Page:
And the cookbook most likely to sit unsold is…
At the Friends of the Library Book Sale, where I’ve been helping with food for the hard-working volunteers, I made a careful reconnaissance of the cookbook area before we opened on Friday, and then another today.
I had two objectives: To see if anybody bought the first two copies of my first cookbook ever to appear at the book sale (the book is 7 years old) and to see which cookbooks should be nominated for Cookbook We are SOOOOO Over.
My cookbooks sold the first day. (Mixed feelings; no author wants to see their book in a second-hand pile but at least it went for a good cause.)
And the authors whose books qualify for my oh-so-unscientific poll are: Jeff Smith and Rosey Daley.
Smith, once among the hottest cooking show hosts on TV (pre-Food Channel days), fell from grace in a big way. (That’s kind of inside joke; he was actually a pastor who began as a cooking hobbiest.) But he blotted his copybook big-time by … well, it’s an ugly story. Let’s not tell it. More to the point, he began turning out cookbooks like a grillman at a pancake house and that always makes me suspicious. Nobody has that many really good cookbooks in them (she said, as she went to work on her fifth book). Although I knew him a bit in Seattle (he lived in Tacoma, Wash.), and found him charming in a bombastic kind of way, I don’t remember falling in love with any of his recipes. And, apparently, neither did a lot of other people. Because you can find his whole opus for like 50 cents apiece at the sale.
Rosey Daley gained fame by helping Oprah to lose a bunch of weight as her in-house chef and received a HUGE boost in sales from the Oprah-nator. But we’ve had boxfuls of the book to sell the last couple of years; can’t hardly give ‘em away. Probably too narrow an idea. Or maybe the fact that Oprah has regained a good bit of that weight plays into it.
Anyway, I won’t be losing any weight tonight. A friend who lost the bet we made two weeks ago on the Pacquiao-Barclay fight is cooking us dinner right now: New Zealand sea bass, pasta, salad … and I made a mango cheesecake that has me puffed up with pride. We’ll see how good it is. If it passes the taste test, I’ll share the shamefully simple recipe.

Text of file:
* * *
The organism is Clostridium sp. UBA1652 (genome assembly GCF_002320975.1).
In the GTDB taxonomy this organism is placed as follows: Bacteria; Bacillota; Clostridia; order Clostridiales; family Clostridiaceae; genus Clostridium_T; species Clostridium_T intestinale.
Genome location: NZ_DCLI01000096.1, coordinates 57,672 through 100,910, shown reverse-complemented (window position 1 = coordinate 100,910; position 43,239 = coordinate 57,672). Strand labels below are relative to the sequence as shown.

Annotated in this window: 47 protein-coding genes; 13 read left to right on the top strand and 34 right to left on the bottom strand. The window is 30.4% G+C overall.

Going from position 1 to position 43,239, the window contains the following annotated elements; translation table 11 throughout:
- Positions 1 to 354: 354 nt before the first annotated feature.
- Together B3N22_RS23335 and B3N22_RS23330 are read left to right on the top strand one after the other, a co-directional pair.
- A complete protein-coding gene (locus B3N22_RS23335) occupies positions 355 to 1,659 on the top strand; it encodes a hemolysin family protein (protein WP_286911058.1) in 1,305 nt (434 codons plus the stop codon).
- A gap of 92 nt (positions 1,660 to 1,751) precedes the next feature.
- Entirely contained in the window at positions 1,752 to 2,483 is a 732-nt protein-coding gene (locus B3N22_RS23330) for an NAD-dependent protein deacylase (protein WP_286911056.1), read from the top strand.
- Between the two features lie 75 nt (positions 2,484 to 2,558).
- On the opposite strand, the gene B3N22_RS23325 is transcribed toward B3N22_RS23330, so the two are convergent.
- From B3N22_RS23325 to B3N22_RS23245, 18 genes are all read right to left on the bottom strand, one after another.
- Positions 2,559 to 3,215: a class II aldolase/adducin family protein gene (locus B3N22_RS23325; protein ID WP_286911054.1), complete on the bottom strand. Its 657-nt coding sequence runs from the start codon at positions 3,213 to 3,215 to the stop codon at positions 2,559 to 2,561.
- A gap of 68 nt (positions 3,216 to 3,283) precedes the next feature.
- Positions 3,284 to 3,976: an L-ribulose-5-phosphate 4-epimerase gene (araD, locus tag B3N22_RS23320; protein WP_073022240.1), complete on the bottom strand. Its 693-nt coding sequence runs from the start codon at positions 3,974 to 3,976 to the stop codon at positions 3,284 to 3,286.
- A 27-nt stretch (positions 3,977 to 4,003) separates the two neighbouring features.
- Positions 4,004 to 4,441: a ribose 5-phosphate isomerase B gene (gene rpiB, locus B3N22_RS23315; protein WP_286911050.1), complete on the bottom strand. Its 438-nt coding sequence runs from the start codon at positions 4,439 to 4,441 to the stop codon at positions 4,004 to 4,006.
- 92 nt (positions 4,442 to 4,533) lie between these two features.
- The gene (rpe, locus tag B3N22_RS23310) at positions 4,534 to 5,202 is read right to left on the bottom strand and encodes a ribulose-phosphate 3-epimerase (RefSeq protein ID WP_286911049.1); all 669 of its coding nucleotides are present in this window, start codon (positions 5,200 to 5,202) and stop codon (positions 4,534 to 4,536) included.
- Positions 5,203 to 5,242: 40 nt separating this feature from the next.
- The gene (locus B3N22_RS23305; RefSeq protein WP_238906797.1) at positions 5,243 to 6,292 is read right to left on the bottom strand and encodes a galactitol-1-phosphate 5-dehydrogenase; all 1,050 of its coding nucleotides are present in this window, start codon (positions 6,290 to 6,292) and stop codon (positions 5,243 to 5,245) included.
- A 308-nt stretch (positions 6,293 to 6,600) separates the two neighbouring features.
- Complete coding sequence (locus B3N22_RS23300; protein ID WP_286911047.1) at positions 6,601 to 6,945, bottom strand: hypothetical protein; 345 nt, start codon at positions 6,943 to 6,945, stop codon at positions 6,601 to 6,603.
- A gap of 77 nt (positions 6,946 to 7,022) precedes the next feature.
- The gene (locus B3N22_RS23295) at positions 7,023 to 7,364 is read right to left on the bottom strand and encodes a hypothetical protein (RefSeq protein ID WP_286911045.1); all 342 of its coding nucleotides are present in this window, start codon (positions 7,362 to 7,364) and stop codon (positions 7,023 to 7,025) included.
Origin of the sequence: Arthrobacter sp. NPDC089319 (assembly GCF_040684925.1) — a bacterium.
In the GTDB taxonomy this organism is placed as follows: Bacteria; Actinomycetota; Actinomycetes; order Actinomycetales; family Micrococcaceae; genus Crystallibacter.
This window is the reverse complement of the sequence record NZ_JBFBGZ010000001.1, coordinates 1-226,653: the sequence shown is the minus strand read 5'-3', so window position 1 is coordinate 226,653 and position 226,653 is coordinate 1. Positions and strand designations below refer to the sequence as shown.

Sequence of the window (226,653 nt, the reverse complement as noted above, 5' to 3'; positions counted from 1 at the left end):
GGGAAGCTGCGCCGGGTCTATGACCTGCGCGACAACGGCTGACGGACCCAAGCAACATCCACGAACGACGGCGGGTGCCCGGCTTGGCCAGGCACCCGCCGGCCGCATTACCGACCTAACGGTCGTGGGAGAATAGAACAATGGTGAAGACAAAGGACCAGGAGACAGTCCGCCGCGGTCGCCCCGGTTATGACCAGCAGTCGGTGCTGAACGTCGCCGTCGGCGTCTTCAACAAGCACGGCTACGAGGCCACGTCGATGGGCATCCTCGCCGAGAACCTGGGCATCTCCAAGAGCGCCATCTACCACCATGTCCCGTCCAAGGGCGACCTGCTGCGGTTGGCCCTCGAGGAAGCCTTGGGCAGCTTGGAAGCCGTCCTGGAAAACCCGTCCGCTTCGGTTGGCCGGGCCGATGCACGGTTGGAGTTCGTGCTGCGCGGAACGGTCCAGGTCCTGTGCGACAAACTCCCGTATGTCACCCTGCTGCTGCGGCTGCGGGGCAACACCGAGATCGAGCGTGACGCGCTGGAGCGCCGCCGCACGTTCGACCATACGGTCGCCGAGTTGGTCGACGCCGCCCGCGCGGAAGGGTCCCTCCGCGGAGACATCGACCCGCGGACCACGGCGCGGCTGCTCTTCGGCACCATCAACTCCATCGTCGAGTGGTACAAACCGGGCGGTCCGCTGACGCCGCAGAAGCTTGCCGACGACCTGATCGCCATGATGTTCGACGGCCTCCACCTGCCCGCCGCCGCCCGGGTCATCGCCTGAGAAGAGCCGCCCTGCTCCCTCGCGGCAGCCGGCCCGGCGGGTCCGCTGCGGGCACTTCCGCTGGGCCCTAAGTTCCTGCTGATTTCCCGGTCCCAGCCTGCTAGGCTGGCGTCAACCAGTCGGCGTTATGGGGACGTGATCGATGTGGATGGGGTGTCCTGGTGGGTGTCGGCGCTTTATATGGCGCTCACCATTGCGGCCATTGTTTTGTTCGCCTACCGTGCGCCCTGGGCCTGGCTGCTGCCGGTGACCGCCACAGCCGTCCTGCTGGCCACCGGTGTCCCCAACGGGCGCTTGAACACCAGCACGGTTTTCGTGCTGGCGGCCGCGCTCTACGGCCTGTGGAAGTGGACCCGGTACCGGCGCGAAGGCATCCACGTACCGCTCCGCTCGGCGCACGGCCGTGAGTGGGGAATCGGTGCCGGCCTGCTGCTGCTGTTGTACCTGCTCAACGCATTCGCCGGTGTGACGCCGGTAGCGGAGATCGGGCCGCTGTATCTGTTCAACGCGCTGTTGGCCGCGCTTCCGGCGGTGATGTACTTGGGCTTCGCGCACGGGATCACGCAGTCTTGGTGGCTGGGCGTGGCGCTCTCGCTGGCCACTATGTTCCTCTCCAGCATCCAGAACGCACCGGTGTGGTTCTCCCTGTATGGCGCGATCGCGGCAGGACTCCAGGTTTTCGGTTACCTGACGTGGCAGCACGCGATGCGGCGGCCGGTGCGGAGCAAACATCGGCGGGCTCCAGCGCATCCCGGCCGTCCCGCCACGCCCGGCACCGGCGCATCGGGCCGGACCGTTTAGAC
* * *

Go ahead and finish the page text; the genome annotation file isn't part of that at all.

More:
It passed! This isn’t a true, from-scratch cheesecake but it is baked, it is creamy and rich and the mango shines through. I was particularly proud of one aspect: In the morning, I realized I had a) a bowl of ripe mangoes, and b) about a dozen oatmeal-coconut cookies I had baked a week before that were rock-hard but still delicious. I thought pie and crust. Then I thought cheesecake and crust. Then I searched the Internet, recalling a simple cheesecake a friend made using Eagle Brand Condensed Milk (one of few products that hasn’t changed a bit since my childhood). Here’s what I did:
Crust: One dozen crunchy cookies (oatmeal-coconut; find it in my first book as New England Oatmeal Cookies) and 2 tablespoons butter. Pulverize the cookies in a food processor, add the pats of butter, process to moist crumbs. You need an 8- to 10-inch springform pan (8 would be best but I’ve lost the bottom to my 8-inch pan, so went with 9, making a rather shallow pie). Press into a butter-sprayed springform pan.
Filling: 1 can Eagle Brand Condensed Milk, 8 ounces cream cheese, 2 eggs, 1/4 cup lemon juice. Blend all.
Mango puree: Puree the flesh of 3 large or 4 smaller mangoes.
Preheat oven to 325 degrees. Bake the crust 10 minutes. Remove. Pour half the filling into the crust. Spoon a few tablespoons full of mango puree on top, in discreet circles. Use a chopstick to draw through the mango to spread and swirl it through. Pour over remaining filling and repeat with remaining mango to create attractive top. Bake at 325 degrees 55 minutes to 1 hour, until a knife in the center emerges clean. Place on rack to cool; allow sides to pull away from springform, run a thin-bladed knife around to release any adhesions. Release lock on spring form sides and remove. Refrigerate cheesecake, covered, until a few minutes before serving time.
You can make this with any precious lilikoi juice you might have in the freezer or any fresh or canned or frozen fruit puree. Or use lime juice and the rind of 1-2 limes and make a lime cheesecake.
PS: Booksale goes on until Sunday with books at greatly reduced prices the last three days. Still some treasures in cookbook section though most local cookbooks gone. Many, many, many, many novels and not everything has been put out yet. All shelves to be refreshed except the most fast-sellling. Records and CDs and DVDs, too. At McKinley High School. see friendsofthelibraryhawaii.org